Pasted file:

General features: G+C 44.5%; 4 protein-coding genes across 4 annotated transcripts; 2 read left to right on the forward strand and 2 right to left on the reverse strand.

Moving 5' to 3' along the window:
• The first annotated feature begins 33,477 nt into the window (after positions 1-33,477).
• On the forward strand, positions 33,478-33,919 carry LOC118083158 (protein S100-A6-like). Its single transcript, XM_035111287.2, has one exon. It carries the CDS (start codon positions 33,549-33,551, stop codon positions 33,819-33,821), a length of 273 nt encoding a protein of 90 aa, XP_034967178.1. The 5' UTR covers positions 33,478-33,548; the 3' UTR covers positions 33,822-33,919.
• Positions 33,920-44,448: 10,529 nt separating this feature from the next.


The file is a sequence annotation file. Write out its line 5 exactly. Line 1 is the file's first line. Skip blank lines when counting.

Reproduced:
• Positions 33,920-44,448: 10,529 nt separating this feature from the next.